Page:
It was in this environment that people began seeking an explanation and a solution for drinking problems. One suggestion had come from one of the foremost physicians of the period, Dr. Benjamin Rush. In 1784, Dr. Rush argued that the excessive use of alcohol was injurious to physical and psychological health. Apparently influenced by Rush's widely discussed belief, about 200 farmers in a Connecticut community formed a temperance association in 1789. Similar associations were formed in Virginia in 1800 and New York State in 1808. Within the next decade other temperance organizations were formed in eight states, some being statewide organizations.

The future looked bright for the young movement, which advocated temperance or moderation rather than abstinence. But many of the leaders overestimated their strength; they expanded their activities and took positions on gambling, profanation of the Sabbath, and other moral issues. They became involved in political bickering and by the early 1820s their movement stalled.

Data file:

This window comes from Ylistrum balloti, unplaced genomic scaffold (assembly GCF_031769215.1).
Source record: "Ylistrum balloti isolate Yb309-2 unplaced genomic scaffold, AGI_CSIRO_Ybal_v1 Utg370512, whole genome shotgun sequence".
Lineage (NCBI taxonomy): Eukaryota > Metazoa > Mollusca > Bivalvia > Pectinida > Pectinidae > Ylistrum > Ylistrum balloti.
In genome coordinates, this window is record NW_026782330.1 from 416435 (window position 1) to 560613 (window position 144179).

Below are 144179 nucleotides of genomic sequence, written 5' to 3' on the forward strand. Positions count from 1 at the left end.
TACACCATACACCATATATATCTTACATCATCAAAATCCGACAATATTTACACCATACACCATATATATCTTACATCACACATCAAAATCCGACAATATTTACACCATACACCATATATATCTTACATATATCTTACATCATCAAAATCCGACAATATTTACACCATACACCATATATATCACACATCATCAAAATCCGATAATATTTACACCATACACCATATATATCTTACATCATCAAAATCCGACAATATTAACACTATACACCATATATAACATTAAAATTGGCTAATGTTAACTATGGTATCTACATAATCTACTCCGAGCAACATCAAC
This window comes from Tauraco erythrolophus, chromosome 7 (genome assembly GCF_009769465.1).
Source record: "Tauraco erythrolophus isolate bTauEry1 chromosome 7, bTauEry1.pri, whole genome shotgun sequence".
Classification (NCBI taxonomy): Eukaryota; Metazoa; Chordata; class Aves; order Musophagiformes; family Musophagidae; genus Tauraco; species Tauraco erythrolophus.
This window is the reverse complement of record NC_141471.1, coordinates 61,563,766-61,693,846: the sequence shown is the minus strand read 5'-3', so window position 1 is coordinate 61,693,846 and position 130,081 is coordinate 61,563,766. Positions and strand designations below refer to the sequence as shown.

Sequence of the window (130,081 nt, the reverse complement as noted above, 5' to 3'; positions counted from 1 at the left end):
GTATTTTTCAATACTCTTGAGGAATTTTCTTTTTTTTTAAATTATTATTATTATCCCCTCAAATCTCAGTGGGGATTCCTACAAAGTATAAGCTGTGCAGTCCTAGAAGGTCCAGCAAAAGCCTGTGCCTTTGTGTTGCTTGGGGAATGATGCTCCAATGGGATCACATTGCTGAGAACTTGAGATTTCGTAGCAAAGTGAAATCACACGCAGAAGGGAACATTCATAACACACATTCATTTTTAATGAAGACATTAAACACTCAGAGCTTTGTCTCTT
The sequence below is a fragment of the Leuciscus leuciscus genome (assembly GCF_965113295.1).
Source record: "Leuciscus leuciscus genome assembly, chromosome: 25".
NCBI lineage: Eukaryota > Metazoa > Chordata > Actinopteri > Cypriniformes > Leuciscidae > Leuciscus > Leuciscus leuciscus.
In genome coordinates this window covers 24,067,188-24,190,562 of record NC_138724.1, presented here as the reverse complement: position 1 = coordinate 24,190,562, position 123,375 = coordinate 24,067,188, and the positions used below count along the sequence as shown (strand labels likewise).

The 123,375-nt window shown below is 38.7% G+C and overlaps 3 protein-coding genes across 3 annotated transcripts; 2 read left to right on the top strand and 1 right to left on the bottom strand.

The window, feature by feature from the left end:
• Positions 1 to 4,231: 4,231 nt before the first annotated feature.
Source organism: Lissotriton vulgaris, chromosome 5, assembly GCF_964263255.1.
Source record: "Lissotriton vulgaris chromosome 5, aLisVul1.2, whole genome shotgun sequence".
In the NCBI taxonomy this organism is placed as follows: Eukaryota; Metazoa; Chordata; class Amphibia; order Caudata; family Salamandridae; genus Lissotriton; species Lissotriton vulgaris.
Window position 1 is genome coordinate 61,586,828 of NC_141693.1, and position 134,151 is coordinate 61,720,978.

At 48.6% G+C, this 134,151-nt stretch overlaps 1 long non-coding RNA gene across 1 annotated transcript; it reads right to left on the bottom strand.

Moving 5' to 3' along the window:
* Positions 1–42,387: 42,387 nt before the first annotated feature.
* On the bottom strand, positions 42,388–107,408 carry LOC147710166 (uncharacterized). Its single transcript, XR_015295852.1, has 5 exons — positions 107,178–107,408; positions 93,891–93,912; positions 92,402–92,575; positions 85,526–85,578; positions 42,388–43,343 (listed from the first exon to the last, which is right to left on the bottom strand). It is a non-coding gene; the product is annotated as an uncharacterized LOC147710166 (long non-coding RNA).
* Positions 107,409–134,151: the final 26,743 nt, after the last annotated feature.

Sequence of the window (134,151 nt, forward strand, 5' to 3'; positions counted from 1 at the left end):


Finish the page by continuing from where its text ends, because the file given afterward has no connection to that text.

But some stalwart leaders persevered in pressing their cause forward. The American Temperance Society was formed in 1826 and benefited from a renewed interest in religion and morality. Within 10 years it claimed more than 8,000 local groups and over 1,500,000 members. By 1839, 15 temperance journals were being published. Simultaneously, many Protestant churches were beginning to promote temperance.